We are Steve Schullo and Dan Robertson, retired teachers who wrote a couple of books about personal finance. Welcome to our blog. Our purpose is to encourage everybody to learn the basics of do-it-yourself retirement planning, at least until many in the financial profession cleans itself up. Looks like they are getting a boot in the ass right now from two most unlikely places. We love this news from D.C.!
President Obama and the Supreme Court are on the same page when it comes to retirement investing. They question the wisdom of investment advice from Wall Street, big banks, insurance agents and other non-fiduciary advisers. These advisers are currently guided by the “suitability” investment rule. You may have been sold the idea that investment advice and the investment choice(s) are suitable for you, but are they? Both the Administration and the Supreme Court say NO! We agree.
Flanked by Elizabeth Warren the President suggests replacing the “suitability” standard with “fiduciary” guidelines. Fiduciary is a term which means “put the client’s interest first.” This would apply to any financial professionals who have employers and individual investors as clients. President Obama’s primary point is to reduce “conflicted advice” and stop “bilking” American workers with excessive fees. Conflicts of interest arise because many investments are not necessarily suitable for you, the investor, because of added costs in the plan. Charges at the front or back of an investment as well as ongoing costs would make the plan “suitable” for the adviser, mutual fund or insurance company rather than for you. These added expenses eat away at your optimal return, to the tune of $17 Billion per year for future retirees — nationally. The PBS Frontline’s The Retirement Gamble reports up to 50% of your nest egg is skimmed off the top over a typical American’s working career!
Most of us simply want a fair market return, not some convoluted contract written by insurance lawyers and sold to us as if they were written to protect us. Studies show that lower costing index funds provide better returns than the majority of company retirement offerings (401k, 403b or 457b).
The Supreme Court also got right to work during initial oral arguments in the Edison International case. Talk about timing with the Administration’s announcement! They chastened the Edison International attorneys for complaining about “extreme disruption,” if employers were told to “scour the market for cheaper investment options”. Thank goodness some justices took the fiduciary view, which states that the interest of the worker must guide the retirement options available rather than tradition, or turning the choices over to a third party.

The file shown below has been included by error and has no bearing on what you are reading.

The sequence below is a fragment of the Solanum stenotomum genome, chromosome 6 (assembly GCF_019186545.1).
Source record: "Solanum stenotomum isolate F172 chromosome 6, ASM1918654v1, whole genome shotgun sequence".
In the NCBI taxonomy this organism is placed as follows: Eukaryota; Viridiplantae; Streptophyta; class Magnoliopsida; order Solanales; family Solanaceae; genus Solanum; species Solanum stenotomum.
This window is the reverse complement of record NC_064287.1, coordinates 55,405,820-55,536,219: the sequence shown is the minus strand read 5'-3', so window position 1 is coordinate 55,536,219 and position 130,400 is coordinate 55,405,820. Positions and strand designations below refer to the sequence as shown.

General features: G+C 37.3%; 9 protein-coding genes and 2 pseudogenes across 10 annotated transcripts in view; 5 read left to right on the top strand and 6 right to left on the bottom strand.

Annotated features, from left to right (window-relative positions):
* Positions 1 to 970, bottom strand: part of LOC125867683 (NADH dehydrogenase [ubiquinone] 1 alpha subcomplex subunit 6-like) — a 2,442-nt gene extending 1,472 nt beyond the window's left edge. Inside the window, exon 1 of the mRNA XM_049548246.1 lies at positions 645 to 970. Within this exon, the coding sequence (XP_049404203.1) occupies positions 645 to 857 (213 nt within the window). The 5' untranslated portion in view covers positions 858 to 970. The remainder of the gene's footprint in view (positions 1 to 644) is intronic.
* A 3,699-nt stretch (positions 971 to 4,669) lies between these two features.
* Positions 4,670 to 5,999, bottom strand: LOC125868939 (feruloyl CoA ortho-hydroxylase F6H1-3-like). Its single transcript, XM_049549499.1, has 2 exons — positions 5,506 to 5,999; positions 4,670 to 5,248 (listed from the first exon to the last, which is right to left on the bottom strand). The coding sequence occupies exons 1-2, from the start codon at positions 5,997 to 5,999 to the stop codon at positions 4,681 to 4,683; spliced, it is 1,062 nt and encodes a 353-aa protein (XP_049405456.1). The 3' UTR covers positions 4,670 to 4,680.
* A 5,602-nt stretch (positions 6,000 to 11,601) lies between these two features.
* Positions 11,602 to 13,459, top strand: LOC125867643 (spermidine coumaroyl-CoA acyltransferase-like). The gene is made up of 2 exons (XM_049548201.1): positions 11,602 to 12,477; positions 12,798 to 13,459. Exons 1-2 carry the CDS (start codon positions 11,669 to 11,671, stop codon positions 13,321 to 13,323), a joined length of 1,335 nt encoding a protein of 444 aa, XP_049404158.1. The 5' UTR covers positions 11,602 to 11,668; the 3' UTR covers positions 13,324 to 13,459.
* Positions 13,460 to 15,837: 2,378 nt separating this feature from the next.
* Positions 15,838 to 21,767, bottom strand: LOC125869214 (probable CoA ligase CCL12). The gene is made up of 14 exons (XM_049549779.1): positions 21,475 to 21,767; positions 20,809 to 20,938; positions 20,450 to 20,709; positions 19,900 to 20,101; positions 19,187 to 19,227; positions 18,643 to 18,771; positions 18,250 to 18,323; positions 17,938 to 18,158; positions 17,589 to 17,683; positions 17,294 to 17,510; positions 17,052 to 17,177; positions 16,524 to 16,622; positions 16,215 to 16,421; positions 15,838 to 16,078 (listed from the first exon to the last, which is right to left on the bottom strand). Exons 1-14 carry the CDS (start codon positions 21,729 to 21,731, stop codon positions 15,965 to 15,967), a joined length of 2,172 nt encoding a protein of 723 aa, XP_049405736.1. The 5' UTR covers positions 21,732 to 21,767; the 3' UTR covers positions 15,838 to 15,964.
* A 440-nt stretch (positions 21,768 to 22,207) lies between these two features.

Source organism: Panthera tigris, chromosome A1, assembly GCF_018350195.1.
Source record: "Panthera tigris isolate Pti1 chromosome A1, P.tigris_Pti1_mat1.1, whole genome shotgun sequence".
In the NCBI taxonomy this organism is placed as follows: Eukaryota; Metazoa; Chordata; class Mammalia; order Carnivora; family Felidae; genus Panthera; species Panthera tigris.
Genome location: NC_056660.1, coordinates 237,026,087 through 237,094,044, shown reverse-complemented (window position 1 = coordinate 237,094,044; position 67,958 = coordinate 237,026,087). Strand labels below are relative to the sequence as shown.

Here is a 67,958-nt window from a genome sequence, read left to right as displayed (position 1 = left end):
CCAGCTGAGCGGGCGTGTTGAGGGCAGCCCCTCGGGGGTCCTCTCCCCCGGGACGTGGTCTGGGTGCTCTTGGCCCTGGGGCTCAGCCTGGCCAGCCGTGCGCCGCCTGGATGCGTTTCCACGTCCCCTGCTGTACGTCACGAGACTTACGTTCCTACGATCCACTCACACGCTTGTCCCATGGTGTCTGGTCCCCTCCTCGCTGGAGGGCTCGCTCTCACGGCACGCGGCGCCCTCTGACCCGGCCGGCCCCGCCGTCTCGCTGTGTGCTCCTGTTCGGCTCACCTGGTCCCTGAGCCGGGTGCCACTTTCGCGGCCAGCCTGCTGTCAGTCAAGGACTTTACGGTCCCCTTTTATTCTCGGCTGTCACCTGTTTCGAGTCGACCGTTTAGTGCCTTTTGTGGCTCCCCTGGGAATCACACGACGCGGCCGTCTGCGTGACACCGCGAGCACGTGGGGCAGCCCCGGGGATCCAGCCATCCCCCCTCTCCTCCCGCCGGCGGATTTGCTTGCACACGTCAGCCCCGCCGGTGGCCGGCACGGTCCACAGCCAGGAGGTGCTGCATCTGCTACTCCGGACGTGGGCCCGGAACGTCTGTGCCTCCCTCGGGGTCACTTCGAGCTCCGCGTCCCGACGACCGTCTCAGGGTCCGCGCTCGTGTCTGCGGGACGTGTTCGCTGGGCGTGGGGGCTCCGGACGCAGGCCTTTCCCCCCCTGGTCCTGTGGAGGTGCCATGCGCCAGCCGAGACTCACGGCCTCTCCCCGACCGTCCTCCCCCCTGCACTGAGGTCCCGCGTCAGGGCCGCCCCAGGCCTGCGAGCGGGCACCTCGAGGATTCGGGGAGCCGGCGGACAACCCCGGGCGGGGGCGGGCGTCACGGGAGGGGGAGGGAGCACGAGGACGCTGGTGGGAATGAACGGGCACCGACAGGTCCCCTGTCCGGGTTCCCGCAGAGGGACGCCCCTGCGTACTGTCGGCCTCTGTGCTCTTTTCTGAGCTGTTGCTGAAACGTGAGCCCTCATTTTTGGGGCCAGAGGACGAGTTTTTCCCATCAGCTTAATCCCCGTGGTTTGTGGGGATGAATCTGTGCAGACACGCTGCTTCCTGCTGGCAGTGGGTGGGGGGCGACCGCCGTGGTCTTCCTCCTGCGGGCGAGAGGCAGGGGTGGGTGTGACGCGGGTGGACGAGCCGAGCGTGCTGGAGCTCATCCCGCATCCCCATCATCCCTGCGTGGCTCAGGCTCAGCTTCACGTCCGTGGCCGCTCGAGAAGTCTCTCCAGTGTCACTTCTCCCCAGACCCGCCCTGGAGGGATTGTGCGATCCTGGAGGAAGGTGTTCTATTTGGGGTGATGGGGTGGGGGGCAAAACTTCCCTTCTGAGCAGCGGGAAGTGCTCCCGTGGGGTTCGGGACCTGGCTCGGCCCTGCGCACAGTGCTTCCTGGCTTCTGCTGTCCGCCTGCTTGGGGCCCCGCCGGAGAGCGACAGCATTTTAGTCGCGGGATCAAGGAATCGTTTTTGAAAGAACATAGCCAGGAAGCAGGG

(Click here to watch a seven minute interview about our story behind the Award Winning Plan. It was a battle to lower costs. Also, for LAUSD’s Press Release on the Award, click here)
The free pdf book, Fighting Powerful Interests, provides the President and the Supreme Court, employees and employers everywhere an example of how a retirement committee of teachers has already done this chore. We did due diligence work by lowering costs and demonstrating transparency long before the 2010 the Dodd/Frank bill came to fruition.
Our committee has worked since 2006 to do what the President and the Supreme Court are now upset about. Don’t take our word, take a look at what a former L.A. Times financial reporter, Kathy Kristof, wrote in her article (LAUSD Firm forced to disclose fees). The district’s partnership of union, management, teachers, and consultants put together a model plan (457) which does this now — a boon for lucky LAUSD employees. The LAUSD committee found lower cost funds easily. It didn’t take MBAs nor was it a “disruption” to apply the fiduciary standard.
If teachers without financial backgrounds can find low cost funds, one would think that financial professionals with all of their analytic training from Ivy League Universities could too. But finding low cost funds is not in the industry’s interest nor is there any binding regulation that requires it either. That’s why 53 million pre-retirement Americans need legal protection.
In the meantime, we can get involved right now. Go to your HR department and start asking questions. Ask for a list of investments and start your education. Ask if you can join an oversight committee. If your employer doesn’t have one, ask them to get one started and be the first volunteer! You do NOT have to be a professional in finance to serve your own and other educators’ best interests.
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